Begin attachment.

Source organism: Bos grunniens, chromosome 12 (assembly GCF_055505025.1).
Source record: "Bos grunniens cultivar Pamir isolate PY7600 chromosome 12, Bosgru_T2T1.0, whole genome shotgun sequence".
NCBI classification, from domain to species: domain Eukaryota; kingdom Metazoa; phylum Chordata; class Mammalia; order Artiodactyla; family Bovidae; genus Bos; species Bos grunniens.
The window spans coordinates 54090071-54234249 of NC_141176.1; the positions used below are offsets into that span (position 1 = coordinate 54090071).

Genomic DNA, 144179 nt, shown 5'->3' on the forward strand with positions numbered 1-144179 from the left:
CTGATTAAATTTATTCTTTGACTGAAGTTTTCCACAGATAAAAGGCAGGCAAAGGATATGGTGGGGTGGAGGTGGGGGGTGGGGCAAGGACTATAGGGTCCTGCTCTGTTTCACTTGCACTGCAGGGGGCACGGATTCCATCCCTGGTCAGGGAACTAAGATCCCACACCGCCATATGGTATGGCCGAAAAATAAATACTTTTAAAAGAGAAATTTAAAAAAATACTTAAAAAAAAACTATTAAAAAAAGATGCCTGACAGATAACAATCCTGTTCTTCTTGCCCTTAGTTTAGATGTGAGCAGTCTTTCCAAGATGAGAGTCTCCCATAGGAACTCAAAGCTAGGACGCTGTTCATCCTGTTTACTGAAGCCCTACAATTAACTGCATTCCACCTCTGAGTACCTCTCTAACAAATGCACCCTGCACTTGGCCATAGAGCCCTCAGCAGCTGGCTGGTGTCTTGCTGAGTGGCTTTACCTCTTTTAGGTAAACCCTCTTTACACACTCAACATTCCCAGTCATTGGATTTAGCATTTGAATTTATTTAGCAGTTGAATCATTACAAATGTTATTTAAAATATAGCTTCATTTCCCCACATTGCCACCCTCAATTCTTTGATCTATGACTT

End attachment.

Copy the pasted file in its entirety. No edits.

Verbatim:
Source organism: Bos grunniens, chromosome 12 (assembly GCF_055505025.1).
Source record: "Bos grunniens cultivar Pamir isolate PY7600 chromosome 12, Bosgru_T2T1.0, whole genome shotgun sequence".
NCBI classification, from domain to species: domain Eukaryota; kingdom Metazoa; phylum Chordata; class Mammalia; order Artiodactyla; family Bovidae; genus Bos; species Bos grunniens.
The window spans coordinates 54090071-54234249 of NC_141176.1; the positions used below are offsets into that span (position 1 = coordinate 54090071).

Genomic DNA, 144179 nt, shown 5'->3' on the forward strand with positions numbered 1-144179 from the left:
CTGATTAAATTTATTCTTTGACTGAAGTTTTCCACAGATAAAAGGCAGGCAAAGGATATGGTGGGGTGGAGGTGGGGGGTGGGGCAAGGACTATAGGGTCCTGCTCTGTTTCACTTGCACTGCAGGGGGCACGGATTCCATCCCTGGTCAGGGAACTAAGATCCCACACCGCCATATGGTATGGCCGAAAAATAAATACTTTTAAAAGAGAAATTTAAAAAAATACTTAAAAAAAAACTATTAAAAAAAGATGCCTGACAGATAACAATCCTGTTCTTCTTGCCCTTAGTTTAGATGTGAGCAGTCTTTCCAAGATGAGAGTCTCCCATAGGAACTCAAAGCTAGGACGCTGTTCATCCTGTTTACTGAAGCCCTACAATTAACTGCATTCCACCTCTGAGTACCTCTCTAACAAATGCACCCTGCACTTGGCCATAGAGCCCTCAGCAGCTGGCTGGTGTCTTGCTGAGTGGCTTTACCTCTTTTAGGTAAACCCTCTTTACACACTCAACATTCCCAGTCATTGGATTTAGCATTTGAATTTATTTAGCAGTTGAATCATTACAAATGTTATTTAAAATATAGCTTCATTTCCCCACATTGCCACCCTCAATTCTTTGATCTATGACTT